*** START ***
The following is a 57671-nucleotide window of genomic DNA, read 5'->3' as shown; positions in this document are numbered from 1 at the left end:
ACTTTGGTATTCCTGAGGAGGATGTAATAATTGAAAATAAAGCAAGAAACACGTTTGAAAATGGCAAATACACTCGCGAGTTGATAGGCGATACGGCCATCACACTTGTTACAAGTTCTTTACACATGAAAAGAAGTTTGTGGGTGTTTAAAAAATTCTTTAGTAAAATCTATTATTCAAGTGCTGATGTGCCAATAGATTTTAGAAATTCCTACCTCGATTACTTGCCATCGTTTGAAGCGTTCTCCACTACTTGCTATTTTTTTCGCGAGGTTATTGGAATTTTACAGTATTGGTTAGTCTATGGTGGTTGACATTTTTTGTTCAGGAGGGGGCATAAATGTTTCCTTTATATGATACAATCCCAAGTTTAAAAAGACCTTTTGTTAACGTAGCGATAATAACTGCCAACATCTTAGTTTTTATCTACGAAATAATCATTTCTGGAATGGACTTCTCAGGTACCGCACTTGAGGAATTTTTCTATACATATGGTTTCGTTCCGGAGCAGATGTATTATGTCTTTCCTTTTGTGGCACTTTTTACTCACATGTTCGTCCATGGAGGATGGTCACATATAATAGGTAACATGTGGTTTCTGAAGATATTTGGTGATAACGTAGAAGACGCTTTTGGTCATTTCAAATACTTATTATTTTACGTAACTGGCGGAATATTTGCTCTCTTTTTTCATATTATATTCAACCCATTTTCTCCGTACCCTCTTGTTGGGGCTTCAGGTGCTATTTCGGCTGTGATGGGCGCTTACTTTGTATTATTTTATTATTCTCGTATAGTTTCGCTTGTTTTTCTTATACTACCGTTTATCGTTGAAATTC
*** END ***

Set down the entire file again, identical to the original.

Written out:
The following is a 57671-nucleotide window of genomic DNA, read 5'->3' as shown; positions in this document are numbered from 1 at the left end:
ACTTTGGTATTCCTGAGGAGGATGTAATAATTGAAAATAAAGCAAGAAACACGTTTGAAAATGGCAAATACACTCGCGAGTTGATAGGCGATACGGCCATCACACTTGTTACAAGTTCTTTACACATGAAAAGAAGTTTGTGGGTGTTTAAAAAATTCTTTAGTAAAATCTATTATTCAAGTGCTGATGTGCCAATAGATTTTAGAAATTCCTACCTCGATTACTTGCCATCGTTTGAAGCGTTCTCCACTACTTGCTATTTTTTTCGCGAGGTTATTGGAATTTTACAGTATTGGTTAGTCTATGGTGGTTGACATTTTTTGTTCAGGAGGGGGCATAAATGTTTCCTTTATATGATACAATCCCAAGTTTAAAAAGACCTTTTGTTAACGTAGCGATAATAACTGCCAACATCTTAGTTTTTATCTACGAAATAATCATTTCTGGAATGGACTTCTCAGGTACCGCACTTGAGGAATTTTTCTATACATATGGTTTCGTTCCGGAGCAGATGTATTATGTCTTTCCTTTTGTGGCACTTTTTACTCACATGTTCGTCCATGGAGGATGGTCACATATAATAGGTAACATGTGGTTTCTGAAGATATTTGGTGATAACGTAGAAGACGCTTTTGGTCATTTCAAATACTTATTATTTTACGTAACTGGCGGAATATTTGCTCTCTTTTTTCATATTATATTCAACCCATTTTCTCCGTACCCTCTTGTTGGGGCTTCAGGTGCTATTTCGGCTGTGATGGGCGCTTACTTTGTATTATTTTATTATTCTCGTATAGTTTCGCTTGTTTTTCTTATACTACCGTTTATCGTTGAAATTC